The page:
When I started looking at cats my intial favourite was a Lagoon 380s2 owners version. Lucky, it has many of the modifications you mentioned for short handed sailing. In terms of living space it is plenty big enough for my wife and I. But as I researched, my preference turned to the Belize for greater waterline, load carrying and better sailing performance. But, of course, the extra length,width and sail area has to be managed.
From past experience, I know there will be times when I have to sail the boat by myself. Those times will invariably be in bad weather. Cause that's when stuff happens. There may be times when my wife has to manage the boat herself. To be honest, in many years of cruising this has never happened. It makes me uneasy thinking about it though. My wife can start the engine, douse and raise the main, furl /unfurl the headsail and basic sail trim but mostly she looked after our 2 little girls. Our 2 little girls are now young women, so it is just my wife and I. She wants to expand her sailing skills on our next boat but if I struggle managing the boat, it wll be impossible for her ( With all due respect to women everywhere ).
So is it...extra length/performance v's short handed sailing ability...... or is there another way.

I stiil have some thinking to do.

Thanks again

Jim
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Old 11-01-2010, 16:18   #66
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Belize vs. Lagoon 380 Sailing Handling

boat-----------Belize---------Lagoon 380

main (sq.ft.)----720-----------506
genoa(sq.ft.)----475-----------323
mast height-----65ft.----------57ft.

1195 sq.ft. vs. 829 sq.ft.

The Belize has 44% more sail area than the Lagoon 380, is 44% harder to handle?

I've sailed both, but I don't have the answer. Only a week on the 380 and 6 years on the Belize.

My wife has raised our main. I know she could doused it if needed, but I'm always on the boat, so why would she? Just like raising the dinghy on the davits, you know which end I get!
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Old 11-01-2010, 17:39   #67
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Sailing Handling

Lucky,

A setup I've seen on a different boat was to have a single reefing line from the leech (our current setup) loop up and through the grommet on the luff then back down and to the helm. The result is a single line at the helm for each reef point (I think you described having 2 lines at the helm for each reef point). It was a much smaller rig, so I believe we would have to install blocks at the luff grommet points (like our current leech) as I don't think we could get the 14mm line to run thru those grommets very well.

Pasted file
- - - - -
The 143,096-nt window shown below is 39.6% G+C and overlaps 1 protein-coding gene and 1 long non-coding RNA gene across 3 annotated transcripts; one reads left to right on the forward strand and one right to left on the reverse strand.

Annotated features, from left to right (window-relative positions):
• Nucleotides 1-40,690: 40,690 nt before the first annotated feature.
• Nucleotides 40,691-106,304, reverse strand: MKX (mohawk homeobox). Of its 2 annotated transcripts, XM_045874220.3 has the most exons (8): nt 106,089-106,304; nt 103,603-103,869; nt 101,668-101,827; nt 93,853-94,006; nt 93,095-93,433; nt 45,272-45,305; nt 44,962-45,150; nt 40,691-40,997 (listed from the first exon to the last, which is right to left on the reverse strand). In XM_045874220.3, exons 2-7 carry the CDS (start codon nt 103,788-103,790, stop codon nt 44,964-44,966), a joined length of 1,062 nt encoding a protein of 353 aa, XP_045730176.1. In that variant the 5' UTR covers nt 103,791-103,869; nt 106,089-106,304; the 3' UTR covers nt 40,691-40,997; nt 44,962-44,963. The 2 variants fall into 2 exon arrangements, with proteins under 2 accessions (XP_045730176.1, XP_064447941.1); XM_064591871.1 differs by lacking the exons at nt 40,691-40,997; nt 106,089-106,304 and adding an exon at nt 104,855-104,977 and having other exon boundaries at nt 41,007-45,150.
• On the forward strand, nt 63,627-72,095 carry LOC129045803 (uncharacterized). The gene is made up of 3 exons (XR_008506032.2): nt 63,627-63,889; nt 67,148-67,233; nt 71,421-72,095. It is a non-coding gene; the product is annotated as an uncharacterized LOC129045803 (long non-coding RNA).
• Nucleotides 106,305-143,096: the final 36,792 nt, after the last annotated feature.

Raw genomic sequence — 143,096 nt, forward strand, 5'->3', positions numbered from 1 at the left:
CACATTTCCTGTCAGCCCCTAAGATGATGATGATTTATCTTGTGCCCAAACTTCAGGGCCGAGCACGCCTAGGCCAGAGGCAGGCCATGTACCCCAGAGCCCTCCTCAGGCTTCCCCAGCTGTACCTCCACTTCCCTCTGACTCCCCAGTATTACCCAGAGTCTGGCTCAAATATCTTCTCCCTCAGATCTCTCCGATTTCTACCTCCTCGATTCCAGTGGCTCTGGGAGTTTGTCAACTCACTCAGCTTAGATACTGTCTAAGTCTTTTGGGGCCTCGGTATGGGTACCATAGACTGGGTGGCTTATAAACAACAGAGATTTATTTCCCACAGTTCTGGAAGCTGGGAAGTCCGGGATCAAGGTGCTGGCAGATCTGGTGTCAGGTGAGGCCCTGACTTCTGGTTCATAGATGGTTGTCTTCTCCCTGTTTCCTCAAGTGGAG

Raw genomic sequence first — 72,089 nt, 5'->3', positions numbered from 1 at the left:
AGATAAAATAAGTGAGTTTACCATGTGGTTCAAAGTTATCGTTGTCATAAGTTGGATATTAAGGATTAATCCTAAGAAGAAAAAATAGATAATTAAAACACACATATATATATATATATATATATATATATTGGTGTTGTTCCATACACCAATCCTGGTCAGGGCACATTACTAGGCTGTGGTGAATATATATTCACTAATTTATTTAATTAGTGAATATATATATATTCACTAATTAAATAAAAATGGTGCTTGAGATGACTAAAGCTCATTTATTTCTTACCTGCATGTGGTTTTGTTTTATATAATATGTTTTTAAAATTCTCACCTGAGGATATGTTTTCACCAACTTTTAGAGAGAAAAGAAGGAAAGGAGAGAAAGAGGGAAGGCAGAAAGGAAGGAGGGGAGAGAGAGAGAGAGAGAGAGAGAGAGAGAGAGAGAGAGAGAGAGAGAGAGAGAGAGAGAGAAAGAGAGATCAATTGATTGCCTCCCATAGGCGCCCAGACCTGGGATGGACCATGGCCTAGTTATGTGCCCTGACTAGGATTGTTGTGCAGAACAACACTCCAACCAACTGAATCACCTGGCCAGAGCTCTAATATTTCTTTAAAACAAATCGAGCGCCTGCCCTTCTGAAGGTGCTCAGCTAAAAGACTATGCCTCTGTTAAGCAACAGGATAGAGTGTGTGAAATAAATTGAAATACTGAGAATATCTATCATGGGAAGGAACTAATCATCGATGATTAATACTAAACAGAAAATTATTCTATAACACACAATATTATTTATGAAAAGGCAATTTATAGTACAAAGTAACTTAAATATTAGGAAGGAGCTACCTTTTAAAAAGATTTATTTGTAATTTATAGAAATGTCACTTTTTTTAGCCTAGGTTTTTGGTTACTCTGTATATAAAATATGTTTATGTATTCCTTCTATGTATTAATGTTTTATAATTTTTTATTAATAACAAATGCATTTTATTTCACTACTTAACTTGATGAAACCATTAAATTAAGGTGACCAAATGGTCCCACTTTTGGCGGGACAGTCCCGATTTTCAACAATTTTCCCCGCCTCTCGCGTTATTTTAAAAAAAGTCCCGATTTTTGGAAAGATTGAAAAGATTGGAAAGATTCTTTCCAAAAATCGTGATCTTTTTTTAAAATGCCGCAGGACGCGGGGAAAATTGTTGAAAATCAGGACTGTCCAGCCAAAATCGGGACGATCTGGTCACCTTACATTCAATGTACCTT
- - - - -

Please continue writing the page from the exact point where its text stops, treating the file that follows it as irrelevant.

So this would require an additional 10 blocks, 3 on the luff reef points and 7 just below the gooseneck. The 7 would serve: 3 for the reefing line exiting the boom and heading up to the luff reef points; 3 for the reefing lines coming back down from the luff and then to the helm; and 1 for the main halyard.

The winch migration would be a you describe (at least as much as I understand what you said )

Does this make sense?
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Old 11-01-2010, 19:57   #68
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Hey, great to see you guys working on the problem. Keep it up.
Are you able to reef the Belize while you're sailing without luffing the main ?
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Old 11-01-2010, 20:26   #69
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Originally Posted by jpemb7 View Post
Are you able to reef the Belize while you're sailing without luffing the main ?
Not with the factory setup. The luff reef points are grommets. You have to lower the main then secure the choosen reef point down with a tie. Then retension the luff with the halyard. The leach reef points are rigged with blocks on the sail with one end of the line tied off around the boom and the other through the boom and down through a block at the base of the mast. You use the port mast winch to pull it down and hold it with a clutch at the front of the boom.
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Old 11-01-2010, 20:32   #70
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Originally Posted by DotDun View Post
So this would require an additional 10 blocks, 3 on the luff reef points and 7 just below the gooseneck. The 7 would serve: 3 for the reefing line exiting the boom and heading up to the luff reef points; 3 for the reefing lines coming back down from the luff and then to the helm; and 1 for the main halyard.
Re-think: One could use the existing blocks at the base of the mast for the 3 I proposed above for the lines exiting the boom and then up to the new blocks on the luff. This would only require 4 new blocks at the mast, 3 for the reefing lines coming back down from the luff and heading for the helm, and then 1 block for the main halyard.
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Old 11-01-2010, 21:45   #71
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Reefing Systems

Your present set up is the same on my boat (with reef hooks at the gooseneck for the grommets), called slab reefing, I think.

I try to reef while sailing without luffing.
Autopilot on, harness on, sheet in the main, scramble up on deck, release the halyard, pull the grommet down to the hook, retighten the halyard, scramble back into the cockpit, flick water over my wife, crank in the leech line, ease the main and I'm done.
At times it can be difficult to pull the main down, but gravity is working for me and I usually find tugging on the grommet will bring it down a little bit at a time. I can rig a temporary line from one side of the goose neck, through the grommet and down to the mast winch on the other side and crank the mainsail down. I find this much better than furling the headsail and a flogging main and boom when luffing.
My halyard controls used to lead back to the cockpit but I moved it back to the mast. You can't reef single handed with reefing hooks when the halyard control is in the cockpit.
If you used the continuous reefing line you mentioned earlier then you could have the halyard control in the cockpit. I've seen this continuous system but never used it. Maybe it would be just the thing.